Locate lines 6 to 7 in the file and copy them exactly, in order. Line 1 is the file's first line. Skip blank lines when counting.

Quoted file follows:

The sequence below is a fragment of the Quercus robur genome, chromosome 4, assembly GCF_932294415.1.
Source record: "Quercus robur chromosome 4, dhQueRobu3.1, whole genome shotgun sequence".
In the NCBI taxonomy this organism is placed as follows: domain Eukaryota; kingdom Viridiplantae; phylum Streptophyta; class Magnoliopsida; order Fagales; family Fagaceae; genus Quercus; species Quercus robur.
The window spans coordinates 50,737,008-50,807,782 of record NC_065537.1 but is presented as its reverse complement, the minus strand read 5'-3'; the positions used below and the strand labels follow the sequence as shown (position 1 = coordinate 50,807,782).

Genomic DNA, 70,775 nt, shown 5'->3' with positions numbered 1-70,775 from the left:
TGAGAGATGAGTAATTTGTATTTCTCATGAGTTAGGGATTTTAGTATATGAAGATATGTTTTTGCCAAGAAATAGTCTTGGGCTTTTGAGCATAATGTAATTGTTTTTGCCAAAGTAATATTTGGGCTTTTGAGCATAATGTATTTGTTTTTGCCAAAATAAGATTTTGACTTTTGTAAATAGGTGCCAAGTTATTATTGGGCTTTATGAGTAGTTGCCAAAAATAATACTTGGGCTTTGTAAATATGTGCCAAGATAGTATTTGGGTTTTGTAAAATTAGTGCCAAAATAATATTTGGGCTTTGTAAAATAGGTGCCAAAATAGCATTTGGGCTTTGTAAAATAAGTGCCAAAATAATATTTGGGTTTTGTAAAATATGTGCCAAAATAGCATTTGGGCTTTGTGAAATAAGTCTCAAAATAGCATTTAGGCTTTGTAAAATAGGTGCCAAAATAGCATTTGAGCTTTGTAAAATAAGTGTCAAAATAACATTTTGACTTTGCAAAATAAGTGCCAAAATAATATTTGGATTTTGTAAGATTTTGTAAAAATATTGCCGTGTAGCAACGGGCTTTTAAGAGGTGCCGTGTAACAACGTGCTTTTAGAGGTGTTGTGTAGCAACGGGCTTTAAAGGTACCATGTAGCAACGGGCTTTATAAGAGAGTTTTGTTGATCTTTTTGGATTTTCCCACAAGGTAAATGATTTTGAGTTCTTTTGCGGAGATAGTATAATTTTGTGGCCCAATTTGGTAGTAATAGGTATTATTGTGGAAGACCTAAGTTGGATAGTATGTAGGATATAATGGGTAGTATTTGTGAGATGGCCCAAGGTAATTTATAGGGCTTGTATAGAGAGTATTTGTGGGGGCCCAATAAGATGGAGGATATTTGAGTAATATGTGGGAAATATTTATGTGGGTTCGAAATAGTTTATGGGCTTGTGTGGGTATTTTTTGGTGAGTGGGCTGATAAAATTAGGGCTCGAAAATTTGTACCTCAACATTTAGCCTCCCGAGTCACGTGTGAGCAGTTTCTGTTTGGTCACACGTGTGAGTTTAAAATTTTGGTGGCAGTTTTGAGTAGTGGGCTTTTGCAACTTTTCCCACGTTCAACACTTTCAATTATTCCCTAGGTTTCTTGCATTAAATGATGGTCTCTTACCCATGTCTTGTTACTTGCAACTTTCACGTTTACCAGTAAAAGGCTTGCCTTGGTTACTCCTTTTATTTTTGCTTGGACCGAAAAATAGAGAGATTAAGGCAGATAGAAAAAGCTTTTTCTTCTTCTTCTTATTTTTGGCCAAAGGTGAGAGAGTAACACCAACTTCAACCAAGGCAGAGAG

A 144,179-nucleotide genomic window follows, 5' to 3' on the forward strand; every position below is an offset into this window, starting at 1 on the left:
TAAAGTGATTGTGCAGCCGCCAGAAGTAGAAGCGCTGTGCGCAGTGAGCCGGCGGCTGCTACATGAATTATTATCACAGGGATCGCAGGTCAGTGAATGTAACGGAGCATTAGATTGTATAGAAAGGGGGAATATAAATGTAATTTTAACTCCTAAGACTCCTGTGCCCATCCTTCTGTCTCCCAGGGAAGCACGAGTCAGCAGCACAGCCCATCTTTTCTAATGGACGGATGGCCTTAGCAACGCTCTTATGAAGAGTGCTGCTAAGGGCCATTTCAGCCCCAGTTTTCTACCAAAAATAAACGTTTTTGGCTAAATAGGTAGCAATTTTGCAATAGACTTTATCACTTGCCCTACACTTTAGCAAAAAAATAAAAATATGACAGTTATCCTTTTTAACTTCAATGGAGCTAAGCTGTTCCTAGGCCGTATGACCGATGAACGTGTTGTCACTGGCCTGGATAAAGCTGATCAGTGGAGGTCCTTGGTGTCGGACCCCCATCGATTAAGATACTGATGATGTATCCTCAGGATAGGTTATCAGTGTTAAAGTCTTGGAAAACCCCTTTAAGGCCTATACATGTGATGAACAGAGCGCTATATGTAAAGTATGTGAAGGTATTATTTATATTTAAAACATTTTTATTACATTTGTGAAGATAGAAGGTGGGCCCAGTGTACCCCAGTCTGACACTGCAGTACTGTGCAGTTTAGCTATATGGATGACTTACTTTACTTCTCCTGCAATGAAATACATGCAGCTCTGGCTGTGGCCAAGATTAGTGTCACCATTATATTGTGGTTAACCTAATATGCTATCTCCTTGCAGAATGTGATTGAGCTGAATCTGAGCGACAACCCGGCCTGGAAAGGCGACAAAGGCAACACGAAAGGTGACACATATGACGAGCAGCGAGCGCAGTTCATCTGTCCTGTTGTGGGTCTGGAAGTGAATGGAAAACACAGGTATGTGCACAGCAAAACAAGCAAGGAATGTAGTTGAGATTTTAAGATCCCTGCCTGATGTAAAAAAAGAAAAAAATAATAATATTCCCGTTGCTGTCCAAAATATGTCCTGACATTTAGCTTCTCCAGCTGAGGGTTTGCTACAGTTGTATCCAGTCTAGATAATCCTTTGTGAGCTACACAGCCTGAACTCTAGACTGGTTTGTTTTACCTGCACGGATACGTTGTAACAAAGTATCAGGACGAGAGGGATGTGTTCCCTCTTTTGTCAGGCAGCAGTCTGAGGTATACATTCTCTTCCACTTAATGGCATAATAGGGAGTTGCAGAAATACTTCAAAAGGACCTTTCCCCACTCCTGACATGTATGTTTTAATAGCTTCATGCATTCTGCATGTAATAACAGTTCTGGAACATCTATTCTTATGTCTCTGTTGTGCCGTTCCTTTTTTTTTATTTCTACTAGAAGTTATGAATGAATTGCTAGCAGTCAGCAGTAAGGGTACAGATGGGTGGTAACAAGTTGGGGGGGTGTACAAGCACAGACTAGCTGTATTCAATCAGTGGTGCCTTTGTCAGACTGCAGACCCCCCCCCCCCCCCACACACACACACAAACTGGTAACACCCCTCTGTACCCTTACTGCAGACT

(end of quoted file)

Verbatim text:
TGAGAGATGAGTAATTTGTATTTCTCATGAGTTAGGGATTTTAGTATATGAAGATATGTTTTTGCCAAGAAATAGTCTTGGGCTTTTGAGCATAATGTAATTGTTTTTGCCAAAGTAATATTTGGGCTTTTGAGCATAATGTATTTGTTTTTGCCAAAATAAGATTTTGACTTTTGTAAATAGGTGCCAAGTTATTATTGGGCTTTATGAGTAGTTGCCAAAAATAATACTTGGGCTTTGTAAATATGTGCCAAGATAGTATTTGGGTTTTGTAAAATTAGTGCCAAAATAATATTTGGGCTTTGTAAAATAGGTGCCAAAATAGCATTTGGGCTTTGTAAAATAAGTGCCAAAATAATATTTGGGTTTTGTAAAATATGTGCCAAAATAGCATTTGGGCTTTGTGAAATAAGTCTCAAAATAGCATTTAGGCTTTGTAAAATAGGTGCCAAAATAGCATTTGAGCTTTGTAAAATAAGTGTCAAAATAACATTTTGACTTTGCAAAATAAGTGCCAAAATAATATTTGGATTTTGTAAGATTTTGTAAAAATATTGCCGTGTAGCAACGGGCTTTTAAGAGGTGCCGTGTAACAACGTGCTTTTAGAGGTGTTGTGTAGCAACGGGCTTTAAAGGTACCATGTAGCAACGGGCTTTATAAGAGAGTTTTGTTGATCTTTTTGGATTTTCCCACAAGGTAAATGATTTTGAGTTCTTTTGCGGAGATAGTATAATTTTGTGGCCCAATTTGGTAGTAATAGGTATTATTGTGGAAGACCTAAGTTGGATAGTATGTAGGATATAATGGGTAGTATTTGTGAGATGGCCCAAGGTAATTTATAGGGCTTGTATAGAGAGTATTTGTGGGGGCCCAATAAGATGGAGGATATTTGAGTAATATGTGGGAAATATTTATGTGGGTTCGAAATAGTTTATGGGCTTGTGTGGGTATTTTTTGGTGAGTGGGCTGATAAAATTAGGGCTCGAAAATTTGTACCTCAACATTTAGCCTCCCGAGTCACGTGTGAGCAGTTTCTGTTTGGTCACACGTGTGAGTTTAAAATTTTGGTGGCAGTTTTGAGTAGTGGGCTTTTGCAACTTTTCCCACGTTCAACACTTTCAATTATTCCCTAGGTTTCTTGCATTAAATGATGGTCTCTTACCCATGTCTTGTTACTTGCAACTTTCACGTTTACCAGTAAAAGGCTTGCCTTGGTTACTCCTTTTATTTTTGCTTGGACCGAAAAATAGAGAGATTAAGGCAGATAGAAAAAGCTTTTTCTTCTTCTTCTTATTTTTGGCCAAAGGTGAGAGAGTAACACCAACTTCAACCAAGGCAGAGAG

A 144,179-nucleotide genomic window follows, 5' to 3' on the forward strand; every position below is an offset into this window, starting at 1 on the left: